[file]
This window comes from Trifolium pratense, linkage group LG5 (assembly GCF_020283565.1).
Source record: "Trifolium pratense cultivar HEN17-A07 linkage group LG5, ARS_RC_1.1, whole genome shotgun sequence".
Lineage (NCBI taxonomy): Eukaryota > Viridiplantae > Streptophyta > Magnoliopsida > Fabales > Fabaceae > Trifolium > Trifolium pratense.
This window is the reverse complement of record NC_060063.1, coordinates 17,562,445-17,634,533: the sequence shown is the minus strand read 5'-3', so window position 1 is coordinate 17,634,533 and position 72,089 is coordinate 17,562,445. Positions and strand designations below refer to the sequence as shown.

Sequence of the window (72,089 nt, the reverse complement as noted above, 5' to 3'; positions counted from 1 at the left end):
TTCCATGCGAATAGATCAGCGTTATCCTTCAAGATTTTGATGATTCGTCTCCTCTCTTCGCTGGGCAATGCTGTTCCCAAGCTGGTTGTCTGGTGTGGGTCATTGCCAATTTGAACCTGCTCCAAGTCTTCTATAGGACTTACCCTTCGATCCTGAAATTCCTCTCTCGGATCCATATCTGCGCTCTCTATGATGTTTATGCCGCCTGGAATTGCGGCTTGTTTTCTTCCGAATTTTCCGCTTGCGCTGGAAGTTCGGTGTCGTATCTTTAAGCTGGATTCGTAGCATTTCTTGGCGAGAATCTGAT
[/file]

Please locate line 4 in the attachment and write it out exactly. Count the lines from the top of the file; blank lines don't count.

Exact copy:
This window is the reverse complement of record NC_060063.1, coordinates 17,562,445-17,634,533: the sequence shown is the minus strand read 5'-3', so window position 1 is coordinate 17,634,533 and position 72,089 is coordinate 17,562,445. Positions and strand designations below refer to the sequence as shown.